Students frightened by winged Canadians

After charging its unsuspecting victim, a killer goose prepares to bury the evidence. (Photo illustration)


After charging its unsuspecting victim, a killer goose prepares to bury the evidence. (Photo illustration)

  Canadian geese have been dominating the Guilford High School campus for years, this year making a reappearance in February. They stalk student activity by gazing in through the windows; interfering with traffic; and captivating students in the process.

   Just a few weeks ago, Mr. Daniel Bingley’s second hour newspaper class gawked at the geese in the courtyard for a solid 20 minutes before starting their work. 

   Despite Mr. Bingley turning on the news, the class could not take their eyes off of a goose who was about to jump off of the roof. After it flapped off, it began threatening another goose on the ground, and the newspaper class became even more captivated.

   They go beyond nesting in the courtyard and actively interfere with student life and nearby traffic. 

   “Geese are wild. I was going to dinner and one was standing in the middle of the road and wouldn’t move. Even after honking, I had to go around it,” said alumni Kenzie Jenkins.

Geese splash in puddles next to the circle drive school entrance. (Meredith Dady)

   Although geese seem small given that they weigh 5-14 pounds, it seems shocking that they could halt traffic in the middle of the street but geese are truly a powerful force of nature.

   Geese, however, go beyond halting traffic geese actively stealing sustenance from Guilford students. The first and only known victim of goose robbery this year was a freshman. 

   “They used to let us outside for lunch,” said a senior who requested anonymity. “The second week that they allowed it, a goose snatched a kid’s sandwich, ran, and flew off. The kid didn’t even know until 2 minutes later. He was just really confused.”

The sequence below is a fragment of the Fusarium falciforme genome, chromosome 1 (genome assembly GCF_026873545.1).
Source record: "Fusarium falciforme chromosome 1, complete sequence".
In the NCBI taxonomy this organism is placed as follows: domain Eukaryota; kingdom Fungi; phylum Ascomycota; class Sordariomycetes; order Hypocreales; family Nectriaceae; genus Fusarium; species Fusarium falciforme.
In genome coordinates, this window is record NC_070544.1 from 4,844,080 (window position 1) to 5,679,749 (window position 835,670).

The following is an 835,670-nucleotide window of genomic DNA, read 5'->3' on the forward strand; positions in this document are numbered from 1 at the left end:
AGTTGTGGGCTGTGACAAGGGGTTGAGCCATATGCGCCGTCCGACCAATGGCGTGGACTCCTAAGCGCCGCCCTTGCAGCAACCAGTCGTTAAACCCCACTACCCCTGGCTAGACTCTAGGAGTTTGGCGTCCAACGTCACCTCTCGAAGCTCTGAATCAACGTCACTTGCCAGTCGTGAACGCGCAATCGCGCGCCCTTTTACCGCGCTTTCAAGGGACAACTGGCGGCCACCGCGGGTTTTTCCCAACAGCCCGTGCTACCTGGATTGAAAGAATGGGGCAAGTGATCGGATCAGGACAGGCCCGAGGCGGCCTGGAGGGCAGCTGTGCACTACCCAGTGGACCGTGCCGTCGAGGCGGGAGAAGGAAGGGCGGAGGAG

Geese off campus have even gone as far as attacking students. Sophomore Josh Zills stood strong despite being confronted by a vicious goose.   “I was walking at the Mercy Health Cancer Center and a goose ran up to me as I was minding my own business,” said Zills. “He ran up to me as if he were trying out for the sprinting Olympics and was honking, flapping his wings at me. In my head, I remembered that the way to neutralize a goose is to lightly grab its neck and move it to the side. So I did exactly that. He walked away right after.”

   Geese’s necks are packed with sturdy muscles because the geese use their necks for support in combat.  Because of this, picking up a goose by the neck without squeezing does not hurt them but merely stuns them. Grabbing a goose by the neck and lightly tossing it to the side is one of the best ways to avoid an attack.  

   “Over near the cafeteria lines in the hall, there’s a goose with a nest of eggs and one day it was just standing in front of the window looking at me as I was walking down the hallway,” said Kara Kahle, sophomore. “It was just creepy.”

They may look innocent, but are these geese stalking students, possibly plotting a revenge? Are they part of a Canadian mafia? (Kaja Pusara)


  They are often aggressive towards people because they are protective of their nests. Their aggression makes students cower in fear, scared to find out who the next victim is.

   “I was walking from my car to the building early in the morning,” said the previously mentioned anonymous senior. “The victim was from the women’s swim team. She was getting dropped off by a parent so she was coming through from the other side and she didn’t see it from my angle. I told my friend, who was walking with me, that the bird was gonna poop, it almost hit her because she walked pretty fast. So it hit the ground just missing her, and the person behind her stepped back.”

   The geese seemingly stalk the students by instinct, leaving students watchful of their surroundings. 

   “When I drove by one day, there were like six lined up on the roof. I swear, I thought they were plotting something,” said Jenkins.